The journalists are at it again with their scare tactics. Headlines in my newspaper say women using Bentonite clay detox drinks to lose weight are risking kidney failure, perforated intestines and even death.
Wow! Pretty strong claims don’t you think? The only problem is they don’t back them up with any evidence.
Bentonite Clay Detox is the latest weight loss craze
They say that drinking Bentonite clay detox drinks is the latest weight loss craze sweeping Holywood.
Actress Zoe Kravitz apparently did a Bentonite Clay cleanse to lose weight to play an anorexic in The Road Within. ” I ended up drinking clay because it cleans out your body and fills you up”.
So, are these people dicing with death?
In 2009 UK’s Food Standards Agency (FSA) put out a warning to consumers that dangerously high levels of lead and arsenic were discovered in clay based detox products being distributed by online retailers.
The newspaper article goes on to explain that arsenic can can trigger kidney damage, nerve damage, skin, lung and bladder cancer while lead in the body can lead to anaemia, brain damage and liver failure.
They state that there have been reports of clay cleanses causing bowel perforations, kidney and heart failure as it disrupts potassium levels in the body but they fail to cite any referrences.
It’s true that you can lose potassium from the GI tract if you have diarrhea or from excessive laxative use. A Google search does not bring up any stories of people dying from doing a Bentonite clay detox.
I find it hard to believe because various clays have been used by primitive people for cleansing for hundreds of years. Internal use of volcanic ash goes back to the indigenous peoples of the high Andes Mountains, tribes in Central Africa, and the Aborigines of Australia.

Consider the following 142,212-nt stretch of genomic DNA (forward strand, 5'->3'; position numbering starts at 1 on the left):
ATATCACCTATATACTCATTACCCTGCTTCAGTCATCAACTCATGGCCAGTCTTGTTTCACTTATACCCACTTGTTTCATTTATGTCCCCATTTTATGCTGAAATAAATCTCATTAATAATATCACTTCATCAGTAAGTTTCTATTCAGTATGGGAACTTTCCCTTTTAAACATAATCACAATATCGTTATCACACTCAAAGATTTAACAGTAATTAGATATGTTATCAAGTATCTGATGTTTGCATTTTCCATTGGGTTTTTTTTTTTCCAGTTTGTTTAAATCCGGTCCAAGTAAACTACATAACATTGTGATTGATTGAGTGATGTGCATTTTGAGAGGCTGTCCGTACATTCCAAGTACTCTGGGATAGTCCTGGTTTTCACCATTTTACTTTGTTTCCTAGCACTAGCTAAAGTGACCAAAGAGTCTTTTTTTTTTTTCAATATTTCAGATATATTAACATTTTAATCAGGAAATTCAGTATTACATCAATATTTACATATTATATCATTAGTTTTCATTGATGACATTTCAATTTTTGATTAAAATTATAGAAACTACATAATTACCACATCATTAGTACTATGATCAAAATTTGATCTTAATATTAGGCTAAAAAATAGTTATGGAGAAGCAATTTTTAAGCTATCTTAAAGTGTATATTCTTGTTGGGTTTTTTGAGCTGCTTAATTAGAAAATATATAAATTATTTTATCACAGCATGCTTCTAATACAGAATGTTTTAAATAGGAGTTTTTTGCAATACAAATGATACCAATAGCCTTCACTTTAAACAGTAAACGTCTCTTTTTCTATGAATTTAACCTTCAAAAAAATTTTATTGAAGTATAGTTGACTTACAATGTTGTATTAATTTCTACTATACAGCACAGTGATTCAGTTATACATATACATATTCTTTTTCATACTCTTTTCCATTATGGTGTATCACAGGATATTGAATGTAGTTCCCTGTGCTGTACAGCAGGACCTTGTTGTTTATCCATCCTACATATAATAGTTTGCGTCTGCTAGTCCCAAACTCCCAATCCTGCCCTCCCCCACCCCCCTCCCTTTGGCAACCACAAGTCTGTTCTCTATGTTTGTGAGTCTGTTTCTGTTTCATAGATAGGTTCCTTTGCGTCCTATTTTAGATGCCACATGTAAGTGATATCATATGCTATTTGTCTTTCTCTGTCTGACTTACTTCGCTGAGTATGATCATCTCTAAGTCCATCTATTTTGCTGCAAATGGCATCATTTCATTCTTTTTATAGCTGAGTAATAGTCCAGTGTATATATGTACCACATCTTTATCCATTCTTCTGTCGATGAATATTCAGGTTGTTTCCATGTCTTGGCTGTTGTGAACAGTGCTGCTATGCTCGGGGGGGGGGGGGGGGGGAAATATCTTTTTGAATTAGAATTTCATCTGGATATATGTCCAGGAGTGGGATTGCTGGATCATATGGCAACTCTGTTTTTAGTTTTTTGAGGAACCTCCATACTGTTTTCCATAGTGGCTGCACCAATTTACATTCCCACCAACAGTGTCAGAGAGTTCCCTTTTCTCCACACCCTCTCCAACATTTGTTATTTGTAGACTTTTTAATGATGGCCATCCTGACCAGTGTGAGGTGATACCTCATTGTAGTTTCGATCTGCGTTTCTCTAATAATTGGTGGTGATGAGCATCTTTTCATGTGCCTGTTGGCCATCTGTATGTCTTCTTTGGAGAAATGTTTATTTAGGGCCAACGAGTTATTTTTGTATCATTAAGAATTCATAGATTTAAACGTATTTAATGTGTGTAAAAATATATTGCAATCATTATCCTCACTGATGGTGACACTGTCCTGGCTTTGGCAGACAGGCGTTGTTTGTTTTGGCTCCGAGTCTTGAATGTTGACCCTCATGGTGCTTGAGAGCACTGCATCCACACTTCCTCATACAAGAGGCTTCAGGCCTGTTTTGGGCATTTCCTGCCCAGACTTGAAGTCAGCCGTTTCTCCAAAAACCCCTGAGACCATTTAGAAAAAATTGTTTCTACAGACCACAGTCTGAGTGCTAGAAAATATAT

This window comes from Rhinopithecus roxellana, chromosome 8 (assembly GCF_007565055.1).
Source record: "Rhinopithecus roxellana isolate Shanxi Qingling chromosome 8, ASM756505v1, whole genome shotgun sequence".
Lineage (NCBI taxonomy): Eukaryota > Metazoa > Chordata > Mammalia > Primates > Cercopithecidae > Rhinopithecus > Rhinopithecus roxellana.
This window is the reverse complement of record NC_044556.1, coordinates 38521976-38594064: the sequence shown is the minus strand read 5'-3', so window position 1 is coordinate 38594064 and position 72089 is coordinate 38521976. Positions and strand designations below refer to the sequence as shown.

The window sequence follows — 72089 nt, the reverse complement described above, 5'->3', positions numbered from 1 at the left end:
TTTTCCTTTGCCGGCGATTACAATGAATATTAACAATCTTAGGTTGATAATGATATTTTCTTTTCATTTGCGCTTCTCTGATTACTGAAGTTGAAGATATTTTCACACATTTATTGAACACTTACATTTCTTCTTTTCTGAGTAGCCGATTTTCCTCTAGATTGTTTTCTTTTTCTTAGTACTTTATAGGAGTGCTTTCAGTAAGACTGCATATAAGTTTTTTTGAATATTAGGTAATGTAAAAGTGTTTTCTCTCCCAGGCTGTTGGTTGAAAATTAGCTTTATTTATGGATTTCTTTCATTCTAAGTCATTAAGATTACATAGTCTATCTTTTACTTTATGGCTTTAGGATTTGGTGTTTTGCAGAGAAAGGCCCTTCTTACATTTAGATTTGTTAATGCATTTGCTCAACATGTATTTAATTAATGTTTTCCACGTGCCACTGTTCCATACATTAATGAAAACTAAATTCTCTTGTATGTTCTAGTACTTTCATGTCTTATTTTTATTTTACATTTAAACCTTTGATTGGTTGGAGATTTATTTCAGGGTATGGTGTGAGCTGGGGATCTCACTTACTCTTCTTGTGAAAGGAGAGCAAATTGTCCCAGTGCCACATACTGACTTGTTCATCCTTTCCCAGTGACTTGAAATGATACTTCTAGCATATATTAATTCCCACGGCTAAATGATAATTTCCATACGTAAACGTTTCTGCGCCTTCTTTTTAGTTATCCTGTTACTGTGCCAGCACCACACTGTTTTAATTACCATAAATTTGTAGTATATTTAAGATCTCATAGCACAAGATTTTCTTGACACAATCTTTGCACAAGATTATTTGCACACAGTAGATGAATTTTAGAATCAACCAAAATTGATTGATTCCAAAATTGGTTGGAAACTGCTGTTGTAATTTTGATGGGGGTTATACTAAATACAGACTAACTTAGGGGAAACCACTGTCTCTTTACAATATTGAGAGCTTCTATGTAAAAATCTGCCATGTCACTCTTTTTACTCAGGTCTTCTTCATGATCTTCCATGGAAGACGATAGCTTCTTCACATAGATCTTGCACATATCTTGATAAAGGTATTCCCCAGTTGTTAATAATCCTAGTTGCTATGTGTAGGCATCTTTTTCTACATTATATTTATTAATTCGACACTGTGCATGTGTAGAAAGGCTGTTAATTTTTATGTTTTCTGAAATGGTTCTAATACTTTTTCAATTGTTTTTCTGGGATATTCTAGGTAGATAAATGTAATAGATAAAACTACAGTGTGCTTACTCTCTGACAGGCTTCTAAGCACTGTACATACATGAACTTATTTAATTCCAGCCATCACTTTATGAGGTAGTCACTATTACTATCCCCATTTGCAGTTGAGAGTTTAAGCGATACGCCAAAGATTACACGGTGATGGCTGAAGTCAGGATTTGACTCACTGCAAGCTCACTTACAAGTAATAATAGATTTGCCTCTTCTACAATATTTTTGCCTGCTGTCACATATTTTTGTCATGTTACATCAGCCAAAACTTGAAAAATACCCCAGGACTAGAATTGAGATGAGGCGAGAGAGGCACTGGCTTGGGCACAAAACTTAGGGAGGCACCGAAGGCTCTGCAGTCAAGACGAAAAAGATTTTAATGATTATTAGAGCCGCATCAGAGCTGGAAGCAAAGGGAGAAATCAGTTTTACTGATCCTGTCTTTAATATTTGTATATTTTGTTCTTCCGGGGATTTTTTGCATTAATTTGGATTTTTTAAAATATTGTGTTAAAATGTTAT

Study finds clay products safe
A 2005 study at the Department of Environmental Toxicology and The Institute of Environmental and Human Health at Texas Tech University in Lubbock tested 50 volunteers over a two-week period, giving the volunteers different amounts of a natural clay supplement.
Researchers tested blood and urine levels and concluded that products containing the clay were “relatively safe” for human consumption.
How does Bentonite detox you?
The power of Bentonite, a name given to a particular clay composed of weathered and aged volcanic ash that was originally found in Fort Benton, Eastern Wyoming, lies in it’s adsorptive properties.
The detoxification powers of clay come from a combination of the large amount of surface area and it’s highly negative electromagnetic charge.
Toxins are positively charged so the clay acts like a magnet, drawing toxins in the gut to it. Things like viruses, parasites, pesticides, herbicides, heavy metals, and radio active substances can be drawn out by the clay.
It’s because of this strong magnetic charge that I find it hard to believe that any lead or arsenic in the clay could be absorbed into the body. Any toxic metals in the clay would remain tightly attached.
If you don’t want to take a chance then look for purified Bentonite. Contact the manufacturer of any colon cleanse product that contains Bentonite and ask if it has been tested for lead or arsenic.
Dr Emmanuel states “Bowel perforations can occur because the bowel may contract and perforate against a blocking lump in the gut.”
Bentonite clay could bung you up if you take it on it’s own but the best way to use it is to combine it with psyllium husks and plenty of water. That way it will keep moving through you.
How to make a Bentonite Clay Detox Drink
Just put 1 tbsp liquid Bentonite and 1 tbsp Psyllium Husks or 1 tsp Psyllium husk powder into a container that has a lid. Add 8 oz water or diluted juice, put on the lid and shake it up well to mix. This is known as a P & B shake.
Drink the shake straight away before it gels. Always drink it on an empty stomach and don’t eat for a hour afterwards. Don’t forget to drink plenty of water during the day while you are doing the cleanse.
Here’s a wonderful infographic all about Bentonite that I found.